Moonwalk is one of Andy Warhol’s last works, produced shortly before his death in 1987 and never signed. There are two regular edition versions, one in yellow, one in pink.
There were also 66 trial proofs, each unique. One example:
It is easy to think that this is Warhol drawing and painting over a famous NASA photograph from Apollo 11, but this would only be partially true.
Neil Armstrong did take a famous picture of Buzz Aldrin standing next to the flag on the moon — but Aldrin is shown in profile, and to the right of the flag.
There is also a famous “selfie” that Armstrong took of himself, using the visor of Aldrin’s space suit as a mirror. This is in fact the astronaut photograph that Warhol used, but only after mirror-reversing it (e.g., in the photo the astronaut is bending his left arm, but Warhol’s astronaut is bending his right).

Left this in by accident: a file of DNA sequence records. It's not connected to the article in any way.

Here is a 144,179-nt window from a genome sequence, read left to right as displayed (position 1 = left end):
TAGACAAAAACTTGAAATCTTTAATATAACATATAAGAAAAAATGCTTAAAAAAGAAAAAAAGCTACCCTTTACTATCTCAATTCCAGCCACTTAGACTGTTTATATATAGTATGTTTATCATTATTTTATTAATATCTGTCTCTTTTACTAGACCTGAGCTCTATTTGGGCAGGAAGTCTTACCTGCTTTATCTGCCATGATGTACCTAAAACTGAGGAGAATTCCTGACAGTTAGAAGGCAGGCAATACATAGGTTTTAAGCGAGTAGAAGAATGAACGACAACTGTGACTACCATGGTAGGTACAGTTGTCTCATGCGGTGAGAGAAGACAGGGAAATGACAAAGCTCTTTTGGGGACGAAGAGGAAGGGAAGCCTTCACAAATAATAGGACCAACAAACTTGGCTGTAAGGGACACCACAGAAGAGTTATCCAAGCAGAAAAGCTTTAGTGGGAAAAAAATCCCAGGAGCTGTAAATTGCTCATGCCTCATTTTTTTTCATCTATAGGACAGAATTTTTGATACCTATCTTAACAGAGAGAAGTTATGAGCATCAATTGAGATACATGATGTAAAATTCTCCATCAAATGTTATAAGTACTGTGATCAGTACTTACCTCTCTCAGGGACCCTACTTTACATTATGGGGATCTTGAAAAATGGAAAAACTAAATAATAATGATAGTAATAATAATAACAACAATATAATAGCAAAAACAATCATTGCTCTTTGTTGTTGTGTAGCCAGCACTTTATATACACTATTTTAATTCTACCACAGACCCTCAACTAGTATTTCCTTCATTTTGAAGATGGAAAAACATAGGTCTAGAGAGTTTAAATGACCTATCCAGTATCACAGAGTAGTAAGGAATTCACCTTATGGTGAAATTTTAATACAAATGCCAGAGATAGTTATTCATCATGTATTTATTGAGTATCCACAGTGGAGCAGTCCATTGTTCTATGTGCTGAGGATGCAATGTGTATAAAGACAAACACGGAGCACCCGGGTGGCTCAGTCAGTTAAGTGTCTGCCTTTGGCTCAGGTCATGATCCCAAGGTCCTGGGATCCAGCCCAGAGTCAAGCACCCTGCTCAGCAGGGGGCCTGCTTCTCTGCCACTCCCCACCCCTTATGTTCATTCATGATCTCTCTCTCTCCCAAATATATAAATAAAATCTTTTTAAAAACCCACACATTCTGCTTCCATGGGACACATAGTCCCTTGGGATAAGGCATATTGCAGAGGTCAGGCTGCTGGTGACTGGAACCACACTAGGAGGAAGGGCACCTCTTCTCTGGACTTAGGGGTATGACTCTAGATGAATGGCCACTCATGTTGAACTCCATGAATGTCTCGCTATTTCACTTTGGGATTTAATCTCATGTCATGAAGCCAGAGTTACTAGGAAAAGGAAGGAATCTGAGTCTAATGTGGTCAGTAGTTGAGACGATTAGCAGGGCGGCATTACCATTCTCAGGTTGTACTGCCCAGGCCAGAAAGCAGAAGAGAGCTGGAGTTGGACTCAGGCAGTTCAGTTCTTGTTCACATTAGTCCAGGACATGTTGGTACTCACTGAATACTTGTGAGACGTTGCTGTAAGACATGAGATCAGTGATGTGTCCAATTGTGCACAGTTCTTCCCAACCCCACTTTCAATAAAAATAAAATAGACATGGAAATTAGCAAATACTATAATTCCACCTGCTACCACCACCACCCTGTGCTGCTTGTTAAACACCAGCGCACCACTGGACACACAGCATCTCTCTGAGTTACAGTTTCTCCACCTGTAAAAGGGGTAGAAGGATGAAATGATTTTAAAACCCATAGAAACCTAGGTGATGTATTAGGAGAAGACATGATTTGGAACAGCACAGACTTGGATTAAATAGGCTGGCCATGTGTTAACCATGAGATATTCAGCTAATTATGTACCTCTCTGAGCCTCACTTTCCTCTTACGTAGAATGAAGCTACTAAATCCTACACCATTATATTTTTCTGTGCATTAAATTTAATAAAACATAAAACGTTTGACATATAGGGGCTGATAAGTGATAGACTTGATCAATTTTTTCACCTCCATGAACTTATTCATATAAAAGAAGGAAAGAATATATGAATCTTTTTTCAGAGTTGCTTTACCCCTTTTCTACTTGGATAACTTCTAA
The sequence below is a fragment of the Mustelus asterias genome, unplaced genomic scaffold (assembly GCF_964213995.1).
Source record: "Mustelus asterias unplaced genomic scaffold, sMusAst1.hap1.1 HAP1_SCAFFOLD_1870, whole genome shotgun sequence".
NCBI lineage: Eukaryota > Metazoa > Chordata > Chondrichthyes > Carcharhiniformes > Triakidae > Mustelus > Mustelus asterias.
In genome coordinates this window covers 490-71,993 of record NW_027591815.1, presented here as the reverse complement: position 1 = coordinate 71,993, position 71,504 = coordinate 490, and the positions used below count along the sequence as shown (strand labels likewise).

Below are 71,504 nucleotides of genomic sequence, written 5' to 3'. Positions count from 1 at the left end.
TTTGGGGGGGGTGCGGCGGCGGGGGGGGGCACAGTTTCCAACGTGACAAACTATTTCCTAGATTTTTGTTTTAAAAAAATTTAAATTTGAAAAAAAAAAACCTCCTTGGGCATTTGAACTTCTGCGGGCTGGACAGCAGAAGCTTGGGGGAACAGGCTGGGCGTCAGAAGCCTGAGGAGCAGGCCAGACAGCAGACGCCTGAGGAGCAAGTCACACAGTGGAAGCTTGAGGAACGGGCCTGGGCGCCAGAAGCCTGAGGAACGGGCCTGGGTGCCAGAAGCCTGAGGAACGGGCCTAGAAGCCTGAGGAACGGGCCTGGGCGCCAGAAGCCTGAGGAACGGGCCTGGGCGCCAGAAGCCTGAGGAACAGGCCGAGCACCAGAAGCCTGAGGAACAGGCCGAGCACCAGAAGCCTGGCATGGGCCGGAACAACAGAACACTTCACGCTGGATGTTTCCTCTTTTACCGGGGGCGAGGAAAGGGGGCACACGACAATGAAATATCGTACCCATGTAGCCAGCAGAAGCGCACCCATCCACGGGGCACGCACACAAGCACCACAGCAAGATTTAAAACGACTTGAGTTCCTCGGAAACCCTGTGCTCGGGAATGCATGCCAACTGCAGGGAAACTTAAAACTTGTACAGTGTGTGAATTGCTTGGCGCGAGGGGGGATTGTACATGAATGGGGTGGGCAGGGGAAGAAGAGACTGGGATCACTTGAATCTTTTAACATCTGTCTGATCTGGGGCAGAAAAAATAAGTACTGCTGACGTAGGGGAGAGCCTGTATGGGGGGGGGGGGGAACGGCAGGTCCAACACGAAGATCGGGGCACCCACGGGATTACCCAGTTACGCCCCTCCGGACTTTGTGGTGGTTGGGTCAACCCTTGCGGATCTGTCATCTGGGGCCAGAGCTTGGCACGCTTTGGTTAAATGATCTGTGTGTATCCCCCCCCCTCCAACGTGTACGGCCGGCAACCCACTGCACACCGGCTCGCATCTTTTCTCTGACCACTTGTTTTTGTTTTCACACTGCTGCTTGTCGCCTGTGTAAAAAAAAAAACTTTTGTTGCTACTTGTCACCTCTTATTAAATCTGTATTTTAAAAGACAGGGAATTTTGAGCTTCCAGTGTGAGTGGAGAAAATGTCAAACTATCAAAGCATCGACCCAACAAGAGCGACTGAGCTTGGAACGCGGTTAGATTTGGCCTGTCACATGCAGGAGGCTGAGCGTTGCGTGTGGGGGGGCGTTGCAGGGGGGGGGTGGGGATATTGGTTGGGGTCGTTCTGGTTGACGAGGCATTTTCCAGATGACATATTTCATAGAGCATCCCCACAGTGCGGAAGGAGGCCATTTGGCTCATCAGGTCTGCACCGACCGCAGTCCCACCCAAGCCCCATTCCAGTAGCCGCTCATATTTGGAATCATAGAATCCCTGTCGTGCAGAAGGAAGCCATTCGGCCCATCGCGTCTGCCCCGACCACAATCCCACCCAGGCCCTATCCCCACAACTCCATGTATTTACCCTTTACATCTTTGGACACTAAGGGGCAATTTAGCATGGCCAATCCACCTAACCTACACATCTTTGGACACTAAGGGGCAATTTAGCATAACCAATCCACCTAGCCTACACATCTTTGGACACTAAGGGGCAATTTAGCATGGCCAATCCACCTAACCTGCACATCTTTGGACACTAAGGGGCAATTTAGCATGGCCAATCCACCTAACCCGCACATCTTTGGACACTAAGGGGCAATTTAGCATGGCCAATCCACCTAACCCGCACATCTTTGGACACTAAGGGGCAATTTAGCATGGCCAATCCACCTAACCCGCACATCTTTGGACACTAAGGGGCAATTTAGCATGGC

So Moonwalk has behind it a story of artistic liberties, some taken by NASA, many more by the pop artist.
There is another story unfolding about this iconic flag image by Warhol/NASA. A year after Warhol’s death, Chris Murray’s Govinda Gallery donated Moonwalk screenprints to a charity auction for the Challenger Center for Space Science Education in Houston. Aldrin and his wife Lois attended the event, and Murray ended up giving them one of the yellow screenprints. At the end of this month, Lois and Buzz Aldrin will be auctioning off their copy.